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Nordiska Fine Linen Sunflower (1964) Cushion kit
Nordiska Fine Linen Sunflower (1964) Cushion kit
Nordiska Fine Linen Sunflower (1964) Cushion kit
Nordiska Fine Linen Sunflower (1964) Cushion kit
Nordiska Fine Linen Sunflower (1964) Cushion kit

Nordiska Fine Linen Sunflower (1964) Cushion kit

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Nordiska of Gothenburg, 1964

Designer: Ingegerd Hyltén-Cavallius 

Sunflowers 8527 was designed by Ingegerd Hyltén-Cavallius in 1964, the very first design by life long artist Ingegerd that we brought out from the Nordiska archive since it was rediscovered.
Sunflowers, or Blommor och Blader as it was called in Swedish, shipped worldwide from Nordiska's headquarters in Gothenburg and from the much loved Needlewoman Shop on Regent street in London. 

In the 60's, Sunflowers was a kit for a very small cushion, just 26 x 48 cm, on soft brown furnishing linen embroidered with orange, yellow, green, brown and pink linen threads. 

For the contemporary kit we have kept the design exactly the same size as the original, only printed it on a larger piece of linen to allow for today's cushion sizes. 

This kit includes:

- Two sheets of beautiful 100% linen fabric, 50 x 60 cm. 
One of the panels will be printed with Ingegerd's sunflower design, the other is for the backing of the cushion. The linen is hand cut and hand printed in Sweden, then folded and packed in our studio in Bristol where we ship the designs out worldwide, just like in the 60's!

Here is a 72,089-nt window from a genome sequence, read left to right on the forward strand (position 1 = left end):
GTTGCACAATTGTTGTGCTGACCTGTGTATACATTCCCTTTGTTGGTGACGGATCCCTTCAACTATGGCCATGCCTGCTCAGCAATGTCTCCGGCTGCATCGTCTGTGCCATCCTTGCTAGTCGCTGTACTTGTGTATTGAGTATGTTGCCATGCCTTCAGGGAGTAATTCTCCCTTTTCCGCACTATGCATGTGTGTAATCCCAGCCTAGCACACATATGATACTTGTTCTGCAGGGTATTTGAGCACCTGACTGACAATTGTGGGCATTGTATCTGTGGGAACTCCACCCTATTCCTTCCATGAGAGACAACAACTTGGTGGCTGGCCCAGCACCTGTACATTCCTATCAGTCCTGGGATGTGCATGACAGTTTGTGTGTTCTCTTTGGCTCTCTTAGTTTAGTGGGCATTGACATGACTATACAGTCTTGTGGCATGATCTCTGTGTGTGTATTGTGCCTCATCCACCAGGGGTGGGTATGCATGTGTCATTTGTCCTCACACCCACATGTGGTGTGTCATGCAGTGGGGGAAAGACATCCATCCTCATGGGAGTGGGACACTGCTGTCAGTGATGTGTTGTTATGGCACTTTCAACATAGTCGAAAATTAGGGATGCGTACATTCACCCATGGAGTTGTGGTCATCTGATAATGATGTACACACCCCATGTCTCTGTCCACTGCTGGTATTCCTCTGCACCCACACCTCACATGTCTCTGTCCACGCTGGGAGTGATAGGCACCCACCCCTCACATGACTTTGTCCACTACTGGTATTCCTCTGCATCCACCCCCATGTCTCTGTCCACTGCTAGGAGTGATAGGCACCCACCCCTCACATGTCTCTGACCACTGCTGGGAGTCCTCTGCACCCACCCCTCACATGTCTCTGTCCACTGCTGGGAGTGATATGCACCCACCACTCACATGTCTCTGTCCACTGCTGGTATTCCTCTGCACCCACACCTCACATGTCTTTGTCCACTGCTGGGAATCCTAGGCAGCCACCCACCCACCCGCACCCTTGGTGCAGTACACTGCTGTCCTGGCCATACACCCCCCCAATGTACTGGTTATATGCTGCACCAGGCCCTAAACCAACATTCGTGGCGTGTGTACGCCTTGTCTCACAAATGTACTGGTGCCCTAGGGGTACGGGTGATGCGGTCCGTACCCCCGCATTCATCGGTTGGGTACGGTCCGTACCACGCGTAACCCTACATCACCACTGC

- A set of linen threads in 7 colours, 10 skeins in total. These follow the original colour scheme as closely as possible. 

- A handy stitch card with the 24 common stitches used by Nordiska in their kits, an exact copy of Nordiska's own presentation, written on a typewriter in Gothenburg in the 1950's. 

- A chenille needle size 22, used for linen embroidery. 

- A very rare, complete sheet of the original stitch chart,  A3 size. 

The colour/stitch instruction sheet is an exact copy of the 1964 original, we have not changed a thing. The colour chart instructed us how much yarn to add to the kit, and we have three yellows and two greens, just as the original. The dark brown and pink are easy to see where they should go.

Please choose where you like to add your light and dark shades of the yellow and greens, to make your own personal best version of Ingegerd's wonderful design. 

The stitches used in Sunflowers are clearly marked in the drawing as you can see here in the listing. Chain stitch, stem stitch and the others are drawn out as they are used in the design, and you can make the stitches long or short as you like.  You can also change them to your favourite stitch, as long as you consider the thread usage. 

 The printed lines are permanent, so cover the lines with the thread, either by stitching around the lines, over the lines, or through. Whatever technique you prefer is the right one! 

The photos above shows the contemporary cushion, the threads included, and the last picture is an original 1964 cushion found at an auction house in Sweden. 

 The embroiderer who stitched the sample for us uses an "open style" of embroidery, meaning the lines of the sunflower petals (for example) are not joined up. If you look at the last image of the 1960's original, the petals are more evenly stitched, making the edges more defined. Whenever we find two examples of 60's Nordiska, they is always something different between the finished pieces, even if the embroiderers would have used the very same kit. Some have changed colours around, some have changed stitches, and all have their own style. 

Parts on the 60's cushion have worn off and we keep it saved in the archive collection exactly as it was found instead of repairing it. We love how it's showing years of appreciation by the person who used it, possibly decades of back support in a favourite crafting or reading armchair.

There is no right or wrong in linen embroidery, just try out what you like, and enjoy the process while keeping a very old craft alive. 

If you would like to learn more about the flax plant and it's fibre which gives us linen thread, we recommend starting at one of the many excellent museum resources, for example V&A HERE .